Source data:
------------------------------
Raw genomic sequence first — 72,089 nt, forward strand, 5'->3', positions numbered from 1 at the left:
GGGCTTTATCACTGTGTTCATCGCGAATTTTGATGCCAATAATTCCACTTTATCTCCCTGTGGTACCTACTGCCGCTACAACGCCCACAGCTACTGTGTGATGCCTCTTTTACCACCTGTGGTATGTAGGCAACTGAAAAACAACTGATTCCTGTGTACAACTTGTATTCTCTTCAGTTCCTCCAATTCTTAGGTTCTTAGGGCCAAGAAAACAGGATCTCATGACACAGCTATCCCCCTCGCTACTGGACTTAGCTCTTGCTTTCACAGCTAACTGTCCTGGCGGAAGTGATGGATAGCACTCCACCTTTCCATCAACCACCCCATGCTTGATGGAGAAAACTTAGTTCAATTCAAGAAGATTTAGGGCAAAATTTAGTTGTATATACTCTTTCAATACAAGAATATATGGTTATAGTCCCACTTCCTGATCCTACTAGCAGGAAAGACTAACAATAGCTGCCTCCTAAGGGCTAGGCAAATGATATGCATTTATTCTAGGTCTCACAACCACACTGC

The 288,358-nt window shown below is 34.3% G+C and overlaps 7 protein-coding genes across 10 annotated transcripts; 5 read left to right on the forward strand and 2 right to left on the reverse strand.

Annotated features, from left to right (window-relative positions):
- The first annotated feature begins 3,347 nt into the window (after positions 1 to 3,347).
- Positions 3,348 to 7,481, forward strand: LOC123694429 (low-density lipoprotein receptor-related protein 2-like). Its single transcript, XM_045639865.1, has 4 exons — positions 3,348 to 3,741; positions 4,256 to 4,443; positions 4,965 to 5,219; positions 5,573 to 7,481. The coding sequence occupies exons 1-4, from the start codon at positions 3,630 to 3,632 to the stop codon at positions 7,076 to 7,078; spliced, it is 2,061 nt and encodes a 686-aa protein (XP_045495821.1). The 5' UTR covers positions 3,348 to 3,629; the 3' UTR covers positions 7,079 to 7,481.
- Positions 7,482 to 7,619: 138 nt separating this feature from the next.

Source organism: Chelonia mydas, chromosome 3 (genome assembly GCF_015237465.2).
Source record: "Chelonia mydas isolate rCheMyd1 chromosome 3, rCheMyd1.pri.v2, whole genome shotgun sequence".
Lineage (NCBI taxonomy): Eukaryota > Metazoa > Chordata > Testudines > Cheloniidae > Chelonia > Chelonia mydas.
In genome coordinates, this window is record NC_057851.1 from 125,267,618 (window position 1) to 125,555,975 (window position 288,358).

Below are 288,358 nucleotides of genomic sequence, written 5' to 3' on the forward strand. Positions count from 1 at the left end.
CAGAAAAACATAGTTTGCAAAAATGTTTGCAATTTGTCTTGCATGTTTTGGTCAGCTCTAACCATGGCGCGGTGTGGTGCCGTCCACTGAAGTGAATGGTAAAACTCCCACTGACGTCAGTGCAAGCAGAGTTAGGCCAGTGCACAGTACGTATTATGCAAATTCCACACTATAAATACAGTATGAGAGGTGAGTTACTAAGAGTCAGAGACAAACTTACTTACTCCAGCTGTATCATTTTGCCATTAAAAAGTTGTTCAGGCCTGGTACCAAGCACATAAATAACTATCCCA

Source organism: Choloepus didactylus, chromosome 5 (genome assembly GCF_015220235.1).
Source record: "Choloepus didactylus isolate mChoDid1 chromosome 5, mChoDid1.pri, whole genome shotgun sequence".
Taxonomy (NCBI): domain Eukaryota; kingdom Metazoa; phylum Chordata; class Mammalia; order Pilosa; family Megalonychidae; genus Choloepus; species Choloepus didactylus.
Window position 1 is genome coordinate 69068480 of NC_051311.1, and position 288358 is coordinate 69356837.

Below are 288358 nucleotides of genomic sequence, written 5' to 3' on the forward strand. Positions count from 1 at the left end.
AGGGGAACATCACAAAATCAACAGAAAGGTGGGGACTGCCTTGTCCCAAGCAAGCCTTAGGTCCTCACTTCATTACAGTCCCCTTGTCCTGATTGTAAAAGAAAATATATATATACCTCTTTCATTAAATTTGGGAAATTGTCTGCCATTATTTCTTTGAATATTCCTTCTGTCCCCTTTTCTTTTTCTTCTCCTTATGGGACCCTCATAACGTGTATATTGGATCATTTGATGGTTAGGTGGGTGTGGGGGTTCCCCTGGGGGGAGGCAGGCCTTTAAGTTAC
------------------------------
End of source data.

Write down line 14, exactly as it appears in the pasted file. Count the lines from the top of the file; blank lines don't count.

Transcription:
Source organism: Choloepus didactylus, chromosome 5 (genome assembly GCF_015220235.1).